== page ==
The frequency of PIN in prostates with cancer is greater than in prostates without cancer in men over 50 years of age (82% versus 43%, respectively); similarly, the severity of PIN is greater in prostates with cancer Fig.8 Freedom from cancer from time of first biopsy (3). The mean volume of PIN in prostates with cancer is 1.2- 1.32 cc, and the volume increases with increasing pathologic stage, Gleason grade, positive surgical margins, and perineural invasion.(8, 56) These findings underscore the close spatial and biologic relationship of PIN and cancer, and may result from an increase in PIN with increasing cancer volume.

    PIN and cancer are usually multicentric.(8, 13 53, 57, 59, 60) PIN is multicentric in 72% of radical prostatectomies with cancer, including 63% of those involving the non-transition zone and 7% of those involving the transition zone; 2% of cases have concomitant single foci in all zones.(8) The peripheral zone of the prostate, the area in which the majority of prostatic carcinomas occur (70%), is also the most common location for PIN.(8, 13, 16 53, 57, 58) Cancer and PIN are frequently multicentric in the peripheral zone, indicating a "field" effect similar to the multicentricity of urothelial carcinoma of the bladder (59).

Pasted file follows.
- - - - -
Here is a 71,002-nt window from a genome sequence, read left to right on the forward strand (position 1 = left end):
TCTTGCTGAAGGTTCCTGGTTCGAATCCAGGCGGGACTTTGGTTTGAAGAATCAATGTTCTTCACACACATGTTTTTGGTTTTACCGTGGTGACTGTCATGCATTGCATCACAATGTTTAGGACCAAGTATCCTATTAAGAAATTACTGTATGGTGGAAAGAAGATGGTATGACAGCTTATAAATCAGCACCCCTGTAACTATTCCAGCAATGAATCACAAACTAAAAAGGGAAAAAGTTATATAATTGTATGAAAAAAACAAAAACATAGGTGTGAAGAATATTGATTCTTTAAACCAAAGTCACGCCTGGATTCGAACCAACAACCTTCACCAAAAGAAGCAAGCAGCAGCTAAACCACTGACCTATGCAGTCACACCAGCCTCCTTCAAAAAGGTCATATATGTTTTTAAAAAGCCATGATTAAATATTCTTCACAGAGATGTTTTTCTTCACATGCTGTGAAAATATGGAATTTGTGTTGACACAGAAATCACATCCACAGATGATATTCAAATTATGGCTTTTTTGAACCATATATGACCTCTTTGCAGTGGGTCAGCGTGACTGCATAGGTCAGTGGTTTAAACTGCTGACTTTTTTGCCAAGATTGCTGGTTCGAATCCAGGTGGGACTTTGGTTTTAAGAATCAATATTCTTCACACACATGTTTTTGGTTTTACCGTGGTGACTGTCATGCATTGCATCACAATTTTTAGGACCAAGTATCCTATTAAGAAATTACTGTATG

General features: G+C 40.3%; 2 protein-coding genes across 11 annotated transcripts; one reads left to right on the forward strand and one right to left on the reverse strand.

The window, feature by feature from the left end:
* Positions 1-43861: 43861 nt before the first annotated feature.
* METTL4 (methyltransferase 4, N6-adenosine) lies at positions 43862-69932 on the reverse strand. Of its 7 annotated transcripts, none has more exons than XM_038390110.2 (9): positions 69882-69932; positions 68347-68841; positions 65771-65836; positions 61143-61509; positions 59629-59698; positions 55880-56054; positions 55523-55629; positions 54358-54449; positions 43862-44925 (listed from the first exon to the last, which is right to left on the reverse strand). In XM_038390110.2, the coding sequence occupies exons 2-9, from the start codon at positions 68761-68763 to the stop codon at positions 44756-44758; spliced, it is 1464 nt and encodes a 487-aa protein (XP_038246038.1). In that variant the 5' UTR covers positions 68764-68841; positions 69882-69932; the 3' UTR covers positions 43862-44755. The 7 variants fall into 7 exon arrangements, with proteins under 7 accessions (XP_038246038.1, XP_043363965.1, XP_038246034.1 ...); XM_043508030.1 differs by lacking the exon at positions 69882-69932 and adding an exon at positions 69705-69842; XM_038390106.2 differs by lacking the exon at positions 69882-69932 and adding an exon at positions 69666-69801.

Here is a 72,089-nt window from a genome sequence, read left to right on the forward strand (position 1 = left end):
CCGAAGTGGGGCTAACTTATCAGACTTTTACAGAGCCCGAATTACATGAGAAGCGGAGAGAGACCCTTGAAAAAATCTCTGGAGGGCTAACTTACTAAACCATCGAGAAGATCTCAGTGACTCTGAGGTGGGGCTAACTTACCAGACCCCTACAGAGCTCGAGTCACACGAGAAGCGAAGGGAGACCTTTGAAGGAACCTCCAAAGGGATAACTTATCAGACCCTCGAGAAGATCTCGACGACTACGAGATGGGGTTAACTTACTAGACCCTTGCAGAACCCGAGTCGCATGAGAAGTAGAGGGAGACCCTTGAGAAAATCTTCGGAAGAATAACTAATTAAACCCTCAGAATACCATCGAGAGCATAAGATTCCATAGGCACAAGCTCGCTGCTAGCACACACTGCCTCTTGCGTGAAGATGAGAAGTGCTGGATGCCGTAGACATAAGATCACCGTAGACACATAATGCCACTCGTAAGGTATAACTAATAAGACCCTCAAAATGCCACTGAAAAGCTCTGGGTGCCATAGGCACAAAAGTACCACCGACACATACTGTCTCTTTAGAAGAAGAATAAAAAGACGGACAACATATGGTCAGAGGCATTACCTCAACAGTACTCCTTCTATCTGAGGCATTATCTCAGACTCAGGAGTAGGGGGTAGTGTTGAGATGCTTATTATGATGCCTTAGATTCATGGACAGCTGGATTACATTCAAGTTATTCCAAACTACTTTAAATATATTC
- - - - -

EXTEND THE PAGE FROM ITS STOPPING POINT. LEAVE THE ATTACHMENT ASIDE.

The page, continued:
PIN is associated with progressive abnormalities of phenotype and genotype which are intermediate between normal prostatic epithelium and cancer, indicating impairment of cell differentiation and regulatory control with advancing stages of prostatic carcinogenesis Fig.9 Genetic changes associated with progression of prostate cancer. There is progressive loss of some markers of secretory differentiation, including prostate-specific antigen, (60) Fig. 10A, B Progressive loss of markers of secretory differentiation prostatic acid phosphatase, secretory proteins (61-63), cytoskeletal proteins (63), glycoproteins such as blood group antigens (64), neuroendocrine cells (65), p-cadherin (66), fibroblast growth factor-2 (67), inhibin (68), prostate-specific transglutaminase (69), androgen receptor expression (70, 71), insulin-like growth factor binding protein-3(72), and telomerase.(73) A member of the CIP/KIP family of cyclin-dependent kinase inhibitory proteins, p27KIP1, also showed significant reduction in expression in PIN, cancer, and metastatic cancer when compared with benign prostatic epithelium.(74) Other markers show progressive increase, including including human glandular kallikrein 2 (hK2),(75) c-erbB-2 (Her-2/neu) and c-erbB-3 oncoproteins (67, 76,77), c-met proto-oncogene (78),bcl-2 oncoprotein (77, 79, 80), mutator (RER(+)) phenotype (81), epidermal growth factor and epidermal growth factor receptor (67, 82), type IV collagenase (83), Lewis Y antigen, TGF-alpha, apoptotic bodies (77, 81, 84, 85), mitotic figures (85), PCNA expression (86), Ki-67 expression (87), MIB-1 expression (71, 87), tenascin-C (88), aneuploidy and genetic abnormalities Fig.11.1, 11.2 Whole mount section of Prostate (71, 89-98), microvessel density, (99) Ep-Cam transmembrane glycoprotein (100), Insulin-like growth factor binding protein IGFBP-rP1 (101), and p53 mutations (102), although one group found no p53 expression immunohistochemically in PIN. (77) Prostate-specific membrane antigen, an abundant transmembrane glycoprotein, shows increased expression in PIN and cancer when compared with benign epithelium (103, 104), and this expression was unaffected by short-term androgen deprivation therapy.(104) Estrogen receptor alpha is present in up to 28% of cases of PIN and 43% of cancers, but estrogen receptor beta is absent (105); prolactin receptor expression is increased in PIN (106).